Harder to hand out subsidies than you think

Michael Giberson

It is harder to hand out subsidies than you think, or at least hard to do it well.

The Arizona Republic explains some of the difficulties utilities in the state are having with their renewable energy subsidy programs.  For example, when Salt River Project announced it was going to cut it’s subsidy for home residential solar installations, a rush of last-minute applications for the higher subsidy rate cost the utility millions.

When Arizona Public Service saw its subsidy budget running out, it too dropped its subsidy rate, but to avoid a last minute rush like SRP, Arizona Public Service cut it’s rebate without advance notice. The sudden change surprised contractors and consumers who had consummated deals without knowing that the rebate had changed, and many of the consumers then wanted out of the deals.

One of the problems highlighted in the article comes from a whipsaw effect on contractors who see booms and busts in installation businesses when subsidy rates jump around. Of course these difficulties don’t have anything to do with renewable power per se, just with the general difficulty of program design and implementation. So don’t go thinking, “Aha, I knew renewable power was bad all along.”

(However, if you come away from the story thinking, “Aha, I knew electric utilities were not very sophisticated in understanding consumer behavior beyond what shows up in a load profile ….”)


2 thoughts on “Harder to hand out subsidies than you think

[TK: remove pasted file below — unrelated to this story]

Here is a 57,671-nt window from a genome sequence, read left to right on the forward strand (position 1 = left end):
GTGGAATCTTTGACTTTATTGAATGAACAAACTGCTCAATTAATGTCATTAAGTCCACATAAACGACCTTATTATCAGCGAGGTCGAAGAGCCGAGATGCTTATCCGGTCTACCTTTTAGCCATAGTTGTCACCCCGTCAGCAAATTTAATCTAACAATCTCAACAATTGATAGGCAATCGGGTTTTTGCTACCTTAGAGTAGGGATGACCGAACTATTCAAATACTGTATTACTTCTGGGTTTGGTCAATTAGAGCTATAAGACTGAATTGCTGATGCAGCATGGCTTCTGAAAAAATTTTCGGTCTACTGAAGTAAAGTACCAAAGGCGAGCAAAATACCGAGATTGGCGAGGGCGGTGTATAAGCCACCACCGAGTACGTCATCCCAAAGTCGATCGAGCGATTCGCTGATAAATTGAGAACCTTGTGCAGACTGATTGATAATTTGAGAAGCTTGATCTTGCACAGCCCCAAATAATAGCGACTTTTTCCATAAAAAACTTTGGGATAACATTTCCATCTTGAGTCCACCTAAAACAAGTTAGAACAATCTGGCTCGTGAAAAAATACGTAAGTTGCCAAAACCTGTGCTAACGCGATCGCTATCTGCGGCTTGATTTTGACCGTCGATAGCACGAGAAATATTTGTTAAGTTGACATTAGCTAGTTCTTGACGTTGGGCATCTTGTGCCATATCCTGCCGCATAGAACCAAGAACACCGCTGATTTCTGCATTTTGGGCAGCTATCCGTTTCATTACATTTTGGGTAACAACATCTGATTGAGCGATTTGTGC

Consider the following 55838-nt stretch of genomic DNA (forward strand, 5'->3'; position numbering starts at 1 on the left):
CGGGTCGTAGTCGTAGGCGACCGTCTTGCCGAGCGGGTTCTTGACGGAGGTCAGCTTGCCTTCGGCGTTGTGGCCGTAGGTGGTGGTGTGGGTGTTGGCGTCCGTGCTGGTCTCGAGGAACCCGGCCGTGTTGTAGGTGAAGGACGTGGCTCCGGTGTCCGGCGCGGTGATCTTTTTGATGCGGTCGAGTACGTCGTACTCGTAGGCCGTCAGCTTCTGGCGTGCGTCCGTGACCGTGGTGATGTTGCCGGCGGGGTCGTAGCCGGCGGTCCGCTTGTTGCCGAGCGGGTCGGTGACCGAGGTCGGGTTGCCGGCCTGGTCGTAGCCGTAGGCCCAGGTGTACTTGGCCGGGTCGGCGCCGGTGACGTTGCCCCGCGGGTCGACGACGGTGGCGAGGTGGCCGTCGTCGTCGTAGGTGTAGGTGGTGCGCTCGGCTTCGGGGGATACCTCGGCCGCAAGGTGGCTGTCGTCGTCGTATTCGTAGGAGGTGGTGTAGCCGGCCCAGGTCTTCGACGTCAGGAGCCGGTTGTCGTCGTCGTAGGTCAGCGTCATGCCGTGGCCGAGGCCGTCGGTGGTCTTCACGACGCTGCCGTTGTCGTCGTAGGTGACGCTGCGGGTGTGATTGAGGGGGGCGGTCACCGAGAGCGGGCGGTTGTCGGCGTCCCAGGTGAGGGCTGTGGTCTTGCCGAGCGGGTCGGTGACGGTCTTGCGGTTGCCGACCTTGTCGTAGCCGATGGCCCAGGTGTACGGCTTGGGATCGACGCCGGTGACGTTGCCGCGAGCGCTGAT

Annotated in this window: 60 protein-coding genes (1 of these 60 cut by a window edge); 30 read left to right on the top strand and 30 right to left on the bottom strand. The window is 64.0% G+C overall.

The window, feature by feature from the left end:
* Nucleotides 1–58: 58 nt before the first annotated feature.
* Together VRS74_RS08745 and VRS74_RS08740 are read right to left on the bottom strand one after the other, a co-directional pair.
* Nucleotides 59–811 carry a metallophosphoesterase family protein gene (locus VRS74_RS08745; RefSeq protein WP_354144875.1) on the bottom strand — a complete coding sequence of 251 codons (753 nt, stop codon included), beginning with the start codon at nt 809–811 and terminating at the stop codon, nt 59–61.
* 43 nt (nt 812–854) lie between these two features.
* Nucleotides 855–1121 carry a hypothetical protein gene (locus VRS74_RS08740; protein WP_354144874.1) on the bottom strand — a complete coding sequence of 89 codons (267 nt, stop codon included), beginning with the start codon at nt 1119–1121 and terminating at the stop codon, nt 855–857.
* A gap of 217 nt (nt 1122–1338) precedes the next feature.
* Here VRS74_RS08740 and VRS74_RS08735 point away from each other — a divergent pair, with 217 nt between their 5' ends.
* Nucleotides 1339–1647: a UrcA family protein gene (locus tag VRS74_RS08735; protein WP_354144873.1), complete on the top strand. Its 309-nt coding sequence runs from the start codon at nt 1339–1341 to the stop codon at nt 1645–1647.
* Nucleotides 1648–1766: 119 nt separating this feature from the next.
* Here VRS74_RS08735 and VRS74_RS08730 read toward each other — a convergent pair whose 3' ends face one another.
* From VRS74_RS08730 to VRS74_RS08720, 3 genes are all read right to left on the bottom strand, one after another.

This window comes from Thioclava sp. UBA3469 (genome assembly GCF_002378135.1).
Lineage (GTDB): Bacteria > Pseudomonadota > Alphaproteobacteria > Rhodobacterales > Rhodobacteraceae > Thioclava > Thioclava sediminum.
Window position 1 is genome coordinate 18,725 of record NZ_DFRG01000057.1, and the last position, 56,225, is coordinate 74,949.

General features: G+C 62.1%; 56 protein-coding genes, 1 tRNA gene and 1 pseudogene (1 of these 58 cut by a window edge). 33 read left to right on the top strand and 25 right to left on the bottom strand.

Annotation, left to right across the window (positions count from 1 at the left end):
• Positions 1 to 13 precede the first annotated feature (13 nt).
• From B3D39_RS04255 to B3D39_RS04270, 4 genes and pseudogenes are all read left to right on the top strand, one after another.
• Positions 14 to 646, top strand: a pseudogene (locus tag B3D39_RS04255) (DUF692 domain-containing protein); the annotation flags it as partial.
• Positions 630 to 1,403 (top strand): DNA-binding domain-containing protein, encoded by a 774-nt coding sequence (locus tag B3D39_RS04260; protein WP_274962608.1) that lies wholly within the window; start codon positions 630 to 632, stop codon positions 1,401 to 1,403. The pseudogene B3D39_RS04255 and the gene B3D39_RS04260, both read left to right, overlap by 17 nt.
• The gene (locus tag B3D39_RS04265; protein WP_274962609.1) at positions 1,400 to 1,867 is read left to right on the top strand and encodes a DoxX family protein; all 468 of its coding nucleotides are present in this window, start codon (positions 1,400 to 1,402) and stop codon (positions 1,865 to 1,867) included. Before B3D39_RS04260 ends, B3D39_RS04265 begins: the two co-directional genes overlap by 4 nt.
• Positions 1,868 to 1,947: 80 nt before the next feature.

1. First, the obvious: subsidies are stupid, and often harmful
    Second, your point: they can be made even more harmful
    Third, an alternative: the utilities should auction subsidy rights (subject to the current verification process) and use proceeds to extend their budget 🙂

  2. “Aha, I knew renewable power was bad all along.”

    I don’t know in general whether a particular solar installation makes sense, but the presence of a subsidy tells me that it was bad all along. A subsidy forces other people to pay for part of that installation. Why is that a good idea?

    A bankrobber’s family benefits from his theft. I still don’t support bankrobbery.

    “The sudden change surprised contractors and consumers who had consummated deals without knowing that the rebate had changed, and many of the consumers then wanted out of the deals.”

    So, many of the people buying solar installations decided it was a mistake without the subsidy. I certainly don’t think that these projects are good when even the buyer’s don’t think so.

    Put simply, the neighbors should not be forced to pay for one family’s solar installation.

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